The Ladies of the Camellias

We started Harlequin Productions in 1991 with $400 and a passion and vision for providing high-quality, challenging theater in Olympia. The company grew rapidly, and at just six years old, we began our successful campaign to purchase the historic State Theater and turn it into a live performance space. Seventeen months later, we opened the doors on our new home in November, 1998.

Over the last 12 years, however, we have found that we are running in place. More accurately, we’ve been running harder and harder to stay in the same place.

This is what that looks like.

Total Income & Expenses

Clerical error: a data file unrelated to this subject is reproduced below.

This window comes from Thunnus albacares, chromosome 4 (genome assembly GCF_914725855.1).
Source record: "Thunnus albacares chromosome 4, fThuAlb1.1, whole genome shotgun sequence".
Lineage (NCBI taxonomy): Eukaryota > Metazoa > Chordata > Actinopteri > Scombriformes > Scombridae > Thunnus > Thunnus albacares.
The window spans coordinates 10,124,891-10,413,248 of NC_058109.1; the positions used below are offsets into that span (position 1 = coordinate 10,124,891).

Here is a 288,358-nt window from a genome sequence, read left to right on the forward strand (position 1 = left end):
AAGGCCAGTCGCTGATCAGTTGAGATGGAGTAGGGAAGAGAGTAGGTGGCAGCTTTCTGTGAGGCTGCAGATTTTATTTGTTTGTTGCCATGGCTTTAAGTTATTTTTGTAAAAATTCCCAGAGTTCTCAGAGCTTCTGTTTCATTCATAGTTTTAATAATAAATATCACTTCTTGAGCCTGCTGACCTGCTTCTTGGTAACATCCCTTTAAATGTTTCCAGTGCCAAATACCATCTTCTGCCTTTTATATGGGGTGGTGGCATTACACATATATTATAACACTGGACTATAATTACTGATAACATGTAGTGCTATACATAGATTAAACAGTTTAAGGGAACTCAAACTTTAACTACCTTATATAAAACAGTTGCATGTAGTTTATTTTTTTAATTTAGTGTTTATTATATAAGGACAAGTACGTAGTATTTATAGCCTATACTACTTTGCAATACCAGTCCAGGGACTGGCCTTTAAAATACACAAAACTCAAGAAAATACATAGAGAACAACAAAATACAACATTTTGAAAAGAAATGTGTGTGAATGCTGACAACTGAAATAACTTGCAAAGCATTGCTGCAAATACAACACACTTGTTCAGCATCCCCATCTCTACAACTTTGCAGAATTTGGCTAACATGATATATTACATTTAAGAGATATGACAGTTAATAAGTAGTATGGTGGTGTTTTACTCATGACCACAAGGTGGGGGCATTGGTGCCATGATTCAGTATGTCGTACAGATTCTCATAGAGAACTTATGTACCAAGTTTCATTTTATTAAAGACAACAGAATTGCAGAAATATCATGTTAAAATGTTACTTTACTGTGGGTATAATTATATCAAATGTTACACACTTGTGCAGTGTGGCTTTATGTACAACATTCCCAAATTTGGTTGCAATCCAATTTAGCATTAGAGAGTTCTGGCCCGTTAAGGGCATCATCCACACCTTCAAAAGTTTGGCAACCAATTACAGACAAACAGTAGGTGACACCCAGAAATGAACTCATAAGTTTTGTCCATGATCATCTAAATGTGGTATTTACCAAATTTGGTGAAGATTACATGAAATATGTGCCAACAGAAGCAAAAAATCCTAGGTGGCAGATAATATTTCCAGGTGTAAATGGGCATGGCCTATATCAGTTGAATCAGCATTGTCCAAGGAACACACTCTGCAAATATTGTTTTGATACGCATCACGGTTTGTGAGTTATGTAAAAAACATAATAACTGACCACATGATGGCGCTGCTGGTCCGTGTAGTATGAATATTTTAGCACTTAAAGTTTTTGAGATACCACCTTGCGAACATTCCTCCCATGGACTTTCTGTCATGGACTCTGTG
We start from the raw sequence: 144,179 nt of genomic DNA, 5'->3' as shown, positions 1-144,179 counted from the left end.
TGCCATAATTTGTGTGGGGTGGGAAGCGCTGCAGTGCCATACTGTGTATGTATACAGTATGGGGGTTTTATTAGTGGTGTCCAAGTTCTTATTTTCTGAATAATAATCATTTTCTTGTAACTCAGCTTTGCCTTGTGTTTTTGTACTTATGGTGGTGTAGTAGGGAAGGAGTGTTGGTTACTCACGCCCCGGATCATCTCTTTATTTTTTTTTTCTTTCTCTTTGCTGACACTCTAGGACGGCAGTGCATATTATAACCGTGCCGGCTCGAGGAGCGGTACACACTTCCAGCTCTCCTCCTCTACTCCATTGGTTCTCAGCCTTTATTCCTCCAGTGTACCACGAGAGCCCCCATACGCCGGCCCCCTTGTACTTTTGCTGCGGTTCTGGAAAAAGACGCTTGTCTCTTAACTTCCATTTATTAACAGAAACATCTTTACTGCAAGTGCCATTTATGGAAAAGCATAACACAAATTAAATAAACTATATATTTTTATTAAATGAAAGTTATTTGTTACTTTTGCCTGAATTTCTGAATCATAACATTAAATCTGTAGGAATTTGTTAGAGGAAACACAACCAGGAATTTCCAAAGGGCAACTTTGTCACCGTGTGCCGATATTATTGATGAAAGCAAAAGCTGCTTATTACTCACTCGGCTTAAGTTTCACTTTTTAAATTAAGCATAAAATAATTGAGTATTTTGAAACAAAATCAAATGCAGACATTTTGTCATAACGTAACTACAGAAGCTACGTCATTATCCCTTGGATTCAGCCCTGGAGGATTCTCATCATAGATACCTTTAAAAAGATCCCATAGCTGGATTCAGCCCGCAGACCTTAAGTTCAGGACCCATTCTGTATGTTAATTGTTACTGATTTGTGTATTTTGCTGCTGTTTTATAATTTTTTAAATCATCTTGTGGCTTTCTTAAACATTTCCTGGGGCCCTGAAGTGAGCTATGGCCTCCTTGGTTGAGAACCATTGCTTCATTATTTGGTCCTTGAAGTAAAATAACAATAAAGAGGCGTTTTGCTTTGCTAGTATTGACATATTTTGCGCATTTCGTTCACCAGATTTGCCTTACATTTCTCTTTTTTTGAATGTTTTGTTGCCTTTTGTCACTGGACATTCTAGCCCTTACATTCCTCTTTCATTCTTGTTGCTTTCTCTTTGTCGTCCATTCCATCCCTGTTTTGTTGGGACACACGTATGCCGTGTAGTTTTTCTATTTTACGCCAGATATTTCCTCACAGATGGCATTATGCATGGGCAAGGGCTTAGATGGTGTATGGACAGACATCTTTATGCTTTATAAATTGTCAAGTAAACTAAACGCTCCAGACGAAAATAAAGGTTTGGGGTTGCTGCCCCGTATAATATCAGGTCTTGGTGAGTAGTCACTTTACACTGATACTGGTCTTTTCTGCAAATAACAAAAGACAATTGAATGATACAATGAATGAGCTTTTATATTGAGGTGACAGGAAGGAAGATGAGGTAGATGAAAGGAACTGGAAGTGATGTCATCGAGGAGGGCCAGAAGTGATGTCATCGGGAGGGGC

This is a twelve year picture of running in place. Note that the income and expense lines are more or less flat and overlapping.

To make the meaning of this chart more clear, let’s employ a different metaphor.

Think of the red line as the ocean and the green line as our nose. When the green line moves above the red line, we can breathe. When the green line drops below the red line, we have to hold our breath. A strong swimmer can do this for hours, but it is not, as they say, “sustainable.”

If we simply take into consideration the effects of inflation, both of those lines should have increased by nearly 25% over the course of these twelve years. They didn’t. That’s the running harder and harder part.

(And by the way, the big spike in the expenses line in 2007 is when we went from six to seven shows per season. That’s more running harder.)

 

Let’s examine some budget details.

Earned & Contributed Income

Earned & Contributed Income graphLike all non-profit theater companies, we have two types of income: Earned Income and Contributed Income.